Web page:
Following the dissolution of The Children, Cameron returned to Los Angeles where she became well established within the avant garde arts community of the mid and late fifties. Through her friendship with influential host and actor Samson De Brier, she moved into social circles that included Kenneth Anger, Anais Nin, Dennis Hopper, Jack Nicholson, and Anton LaVey. De Brier was a veteran of the Atlantic City homosexual community of the 1930s, and the social circles around him were a major venue for the advancement of queer culture.
While Cameron may not have been the only person in Beat era Los Angeles with access to the rarefied social circles of progressive artists, and a comprehensive knowledge of Thelema, she is certainly the best known and most influential. History cannot prove transmission through conversation, but Cameron’s presence at the core of the arts community in Los Angeles must be seen as a major avenue by which Thelema, or at least its personalities and ideas, passed into the mainstream and informed much of the esoteric writing and thinking of the mid and late 1960s.
In the typical fashion that female personalities, particularly those who were not prolific writers, documenting their own situation, tend to be marginalized, Cameron has long been viewed as a sort of satellite to Jack Parsons. It is the case that aside from the situation of hosts such as De Brier, we did not have good terms for artists whose principal work lay outside their actual output. Today we would consider Cameron to be an “influencer” perhaps the most important in the history of Thelema. Cameron made Thelema “cool,” and had it not been it is unlikely that nascent efforts at its revival would have been of interest to more than a few devout occultists.
Cameron became a visual artist, working in illustration, painting and pottery. Her work “Peyote Vision” was censored by the LA Vice Squad in 1957, after which she largely stopped exhibiting, though her work has seen a contemporary exhibition at MOCA, however she is probably best known for her cultivation of esoteric work, and her work with Kenneth Anger in the highly Thelemic film “Inauguration of the Pleasure Dome.” It has been asserted that Cameron destroyed most of her visual work in an act of “ritualized suicide,” and only a handful of examples still exist, though some were photographed or filmed. Anger’s films are one of the major vehicles by which Thelema reached the arts community, and the Director was explicit that it was Cameron introduced him to Thelema.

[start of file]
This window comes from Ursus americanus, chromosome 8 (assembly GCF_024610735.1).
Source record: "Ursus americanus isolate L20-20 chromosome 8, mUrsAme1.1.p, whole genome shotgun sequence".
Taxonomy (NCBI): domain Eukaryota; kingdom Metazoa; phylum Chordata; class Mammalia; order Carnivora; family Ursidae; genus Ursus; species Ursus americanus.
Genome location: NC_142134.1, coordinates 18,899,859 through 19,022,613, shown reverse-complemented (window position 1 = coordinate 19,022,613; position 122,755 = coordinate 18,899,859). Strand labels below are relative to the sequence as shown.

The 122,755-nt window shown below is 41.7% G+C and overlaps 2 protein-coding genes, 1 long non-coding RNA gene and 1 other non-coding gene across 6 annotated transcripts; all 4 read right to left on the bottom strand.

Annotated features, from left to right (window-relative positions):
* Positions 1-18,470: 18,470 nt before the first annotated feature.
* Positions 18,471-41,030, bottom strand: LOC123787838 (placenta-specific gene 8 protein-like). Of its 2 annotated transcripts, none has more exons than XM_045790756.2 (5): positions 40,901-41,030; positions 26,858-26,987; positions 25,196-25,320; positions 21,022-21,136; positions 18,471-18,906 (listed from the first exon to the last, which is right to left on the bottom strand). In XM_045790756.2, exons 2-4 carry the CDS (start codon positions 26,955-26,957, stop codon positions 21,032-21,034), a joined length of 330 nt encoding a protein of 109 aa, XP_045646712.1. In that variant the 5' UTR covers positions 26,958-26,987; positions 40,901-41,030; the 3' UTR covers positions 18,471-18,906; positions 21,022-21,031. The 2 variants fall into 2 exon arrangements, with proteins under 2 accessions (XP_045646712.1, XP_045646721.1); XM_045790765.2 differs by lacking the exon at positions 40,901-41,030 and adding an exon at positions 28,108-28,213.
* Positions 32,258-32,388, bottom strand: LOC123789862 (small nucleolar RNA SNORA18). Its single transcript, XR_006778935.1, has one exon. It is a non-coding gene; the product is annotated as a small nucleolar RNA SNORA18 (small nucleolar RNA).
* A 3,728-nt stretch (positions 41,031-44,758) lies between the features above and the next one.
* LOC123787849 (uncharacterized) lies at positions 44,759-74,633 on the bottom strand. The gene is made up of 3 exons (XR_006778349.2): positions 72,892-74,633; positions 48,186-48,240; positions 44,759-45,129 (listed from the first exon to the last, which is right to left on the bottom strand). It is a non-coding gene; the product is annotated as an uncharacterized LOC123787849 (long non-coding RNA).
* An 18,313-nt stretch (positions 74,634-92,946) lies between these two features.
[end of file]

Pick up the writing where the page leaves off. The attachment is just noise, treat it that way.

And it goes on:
While it is inappropriate to view Cameron principally as an adjunct to Parsons, her work as a latter amanuensis is worthy of note. She worked extensively as co-editor with William Breeze in presenting Parson’s essays as the 1989 “Freedom is a Two Edged Sword.”
Cameron is said to have stated in later years that she was the living incarnation of Babalon. She was a striking individual who made a strong impression on everyone who saw her, both in person and on film. Her contributions to Thelema are poorly documented, though a 2010 biography “Wormwood Star the Magickal Life of Marjorie Cameron” by Spencer Kansa has helped shed light on her legacy. What we do know is that her influence was sweeping on a level that can be equaled by only a few other figures of the 20th century.